Adolescence is well known to be a challenging time. Much has been written about the difficulties of early adolescence, especially as it relates to the development of girls. Dr. Mary Pipher’s 2005 book, Reviving Ophelia: Saving the Selves of Adolescent Girls, written from her years of experience working with young women in therapy, is an exploration of her discovery that the process of developing into women is painful for many girls. Development in young women, she found, often involves the loss of self, which happens as girls internalize the pressure to be in service to others by becoming what other people seem to expect of them. In this way, they are fulfilling the desires of others. These pressures can manifest in many ways. The onset of negative body image or eating disorders are just two examples.
In my practice I have seen this loss of identity myself, in people who have struggled for years with disordered eating and poor body image. Many young women make an effort to control and hide their emotions by over-focusing on the body, hoping to earn back a sense of stability by attaining a certain ideal. But when attempts of trying to cope with difficult feelings and social pressures are externally focused, girls can end up losing who they are in the struggle.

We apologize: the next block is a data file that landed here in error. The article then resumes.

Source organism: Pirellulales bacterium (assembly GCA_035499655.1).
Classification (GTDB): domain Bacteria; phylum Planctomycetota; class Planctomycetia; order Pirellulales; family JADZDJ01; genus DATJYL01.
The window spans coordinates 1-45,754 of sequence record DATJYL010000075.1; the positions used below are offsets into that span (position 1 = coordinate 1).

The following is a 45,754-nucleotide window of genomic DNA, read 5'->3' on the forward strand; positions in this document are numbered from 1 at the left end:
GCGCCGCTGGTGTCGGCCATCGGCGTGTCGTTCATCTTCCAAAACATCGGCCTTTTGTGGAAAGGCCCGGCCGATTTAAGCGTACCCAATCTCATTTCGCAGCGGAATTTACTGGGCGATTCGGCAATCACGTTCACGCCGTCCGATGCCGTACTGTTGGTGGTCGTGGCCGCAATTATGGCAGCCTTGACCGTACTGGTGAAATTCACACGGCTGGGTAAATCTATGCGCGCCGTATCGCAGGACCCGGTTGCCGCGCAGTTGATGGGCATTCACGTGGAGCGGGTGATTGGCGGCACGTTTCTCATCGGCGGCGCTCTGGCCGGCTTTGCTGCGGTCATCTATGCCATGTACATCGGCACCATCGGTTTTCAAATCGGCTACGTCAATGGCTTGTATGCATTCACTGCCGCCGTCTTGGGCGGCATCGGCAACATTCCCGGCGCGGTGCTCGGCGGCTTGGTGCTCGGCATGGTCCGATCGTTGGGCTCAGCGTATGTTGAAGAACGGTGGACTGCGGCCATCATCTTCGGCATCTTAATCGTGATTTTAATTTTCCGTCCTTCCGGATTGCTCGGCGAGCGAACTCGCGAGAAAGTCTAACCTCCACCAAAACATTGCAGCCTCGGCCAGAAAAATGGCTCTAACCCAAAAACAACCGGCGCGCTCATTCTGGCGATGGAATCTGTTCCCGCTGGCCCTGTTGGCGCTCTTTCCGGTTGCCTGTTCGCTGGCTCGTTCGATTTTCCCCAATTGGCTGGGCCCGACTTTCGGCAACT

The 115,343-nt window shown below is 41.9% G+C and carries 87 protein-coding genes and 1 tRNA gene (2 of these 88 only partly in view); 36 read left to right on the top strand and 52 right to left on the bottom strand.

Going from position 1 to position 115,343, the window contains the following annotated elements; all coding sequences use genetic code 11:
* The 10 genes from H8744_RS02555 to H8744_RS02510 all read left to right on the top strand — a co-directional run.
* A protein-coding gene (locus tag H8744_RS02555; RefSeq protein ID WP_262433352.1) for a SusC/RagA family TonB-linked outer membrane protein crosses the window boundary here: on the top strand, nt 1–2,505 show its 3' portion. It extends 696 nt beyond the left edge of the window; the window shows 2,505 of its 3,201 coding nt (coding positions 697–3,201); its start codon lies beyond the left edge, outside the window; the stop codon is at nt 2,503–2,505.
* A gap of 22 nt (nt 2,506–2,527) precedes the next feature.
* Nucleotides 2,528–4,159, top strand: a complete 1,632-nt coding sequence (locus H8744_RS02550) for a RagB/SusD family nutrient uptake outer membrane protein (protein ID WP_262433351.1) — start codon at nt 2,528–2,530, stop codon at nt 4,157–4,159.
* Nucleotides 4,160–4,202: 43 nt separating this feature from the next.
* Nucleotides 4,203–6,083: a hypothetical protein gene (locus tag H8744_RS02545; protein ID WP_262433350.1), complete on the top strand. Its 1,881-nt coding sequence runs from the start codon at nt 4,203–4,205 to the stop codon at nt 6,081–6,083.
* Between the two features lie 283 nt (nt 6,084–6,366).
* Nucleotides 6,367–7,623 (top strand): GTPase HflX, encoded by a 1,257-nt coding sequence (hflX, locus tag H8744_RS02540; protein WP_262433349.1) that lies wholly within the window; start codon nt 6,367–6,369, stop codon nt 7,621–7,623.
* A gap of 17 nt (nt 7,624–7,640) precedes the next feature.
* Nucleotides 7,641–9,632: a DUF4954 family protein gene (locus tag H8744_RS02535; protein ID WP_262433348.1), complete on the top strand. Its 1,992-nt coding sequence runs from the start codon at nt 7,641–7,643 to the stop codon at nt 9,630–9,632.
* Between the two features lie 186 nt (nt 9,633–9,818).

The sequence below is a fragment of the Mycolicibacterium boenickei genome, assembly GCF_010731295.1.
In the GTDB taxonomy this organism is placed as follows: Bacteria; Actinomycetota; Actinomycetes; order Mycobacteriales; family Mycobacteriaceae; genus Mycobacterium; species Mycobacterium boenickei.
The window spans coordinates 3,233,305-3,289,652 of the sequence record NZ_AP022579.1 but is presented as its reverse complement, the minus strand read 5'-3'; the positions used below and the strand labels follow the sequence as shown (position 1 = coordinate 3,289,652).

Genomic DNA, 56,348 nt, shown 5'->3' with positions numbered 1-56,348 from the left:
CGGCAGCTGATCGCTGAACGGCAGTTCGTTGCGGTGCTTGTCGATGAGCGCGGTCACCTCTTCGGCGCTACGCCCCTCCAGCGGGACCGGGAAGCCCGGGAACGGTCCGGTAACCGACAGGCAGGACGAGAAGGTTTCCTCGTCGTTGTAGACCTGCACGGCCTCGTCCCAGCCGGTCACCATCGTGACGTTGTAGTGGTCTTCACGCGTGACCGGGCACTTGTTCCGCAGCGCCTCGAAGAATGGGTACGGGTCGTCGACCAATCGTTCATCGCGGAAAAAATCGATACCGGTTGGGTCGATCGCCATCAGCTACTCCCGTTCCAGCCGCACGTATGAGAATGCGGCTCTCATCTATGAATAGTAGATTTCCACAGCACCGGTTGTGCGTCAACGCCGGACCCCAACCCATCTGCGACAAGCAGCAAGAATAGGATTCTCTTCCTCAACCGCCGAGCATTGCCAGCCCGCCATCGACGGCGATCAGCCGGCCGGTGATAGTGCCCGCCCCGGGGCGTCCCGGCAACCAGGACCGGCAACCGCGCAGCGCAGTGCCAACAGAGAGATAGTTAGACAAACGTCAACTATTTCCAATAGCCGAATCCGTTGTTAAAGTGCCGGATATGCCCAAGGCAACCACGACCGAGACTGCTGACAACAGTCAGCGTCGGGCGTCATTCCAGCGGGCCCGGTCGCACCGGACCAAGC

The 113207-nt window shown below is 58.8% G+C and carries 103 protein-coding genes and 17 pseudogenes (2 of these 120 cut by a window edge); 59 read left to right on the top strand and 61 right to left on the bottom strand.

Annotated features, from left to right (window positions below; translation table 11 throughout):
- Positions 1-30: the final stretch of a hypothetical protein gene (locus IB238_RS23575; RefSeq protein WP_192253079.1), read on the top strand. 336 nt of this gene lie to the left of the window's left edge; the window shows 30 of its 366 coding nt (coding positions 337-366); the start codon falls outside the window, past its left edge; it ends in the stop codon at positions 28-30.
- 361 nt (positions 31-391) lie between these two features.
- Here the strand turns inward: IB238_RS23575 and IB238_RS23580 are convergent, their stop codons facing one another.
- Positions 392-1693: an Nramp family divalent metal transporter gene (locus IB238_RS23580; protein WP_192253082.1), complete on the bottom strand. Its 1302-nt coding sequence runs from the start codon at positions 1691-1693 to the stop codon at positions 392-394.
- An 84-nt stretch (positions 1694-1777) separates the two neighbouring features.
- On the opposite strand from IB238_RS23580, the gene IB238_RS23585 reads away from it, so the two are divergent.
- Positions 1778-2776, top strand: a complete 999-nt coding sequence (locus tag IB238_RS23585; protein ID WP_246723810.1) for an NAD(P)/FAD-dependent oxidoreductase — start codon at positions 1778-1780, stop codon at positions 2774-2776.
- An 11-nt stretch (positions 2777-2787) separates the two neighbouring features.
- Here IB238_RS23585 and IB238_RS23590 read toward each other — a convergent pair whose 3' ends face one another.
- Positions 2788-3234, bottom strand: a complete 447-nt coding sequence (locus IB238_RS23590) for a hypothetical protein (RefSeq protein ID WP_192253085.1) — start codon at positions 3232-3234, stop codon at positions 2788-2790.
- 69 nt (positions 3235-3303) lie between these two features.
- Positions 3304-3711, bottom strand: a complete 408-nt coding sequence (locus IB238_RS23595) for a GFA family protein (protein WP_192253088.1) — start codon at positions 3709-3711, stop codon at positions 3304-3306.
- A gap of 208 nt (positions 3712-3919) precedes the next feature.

Rather than determining on their own who they are and how they want to navigate adulthood, many girls don’t know how they feel about anything, independent of the opinions of others. They cannot identify their likes or dislikes, and they no longer know what they stand for anymore. Sometimes they are unable to determine whether they are angry, bored, or hungry. They talk about feeling lost. I have found that the more time girls have spent fixated on the body and the way they look, the more work they often have to do to reclaim their sense of self.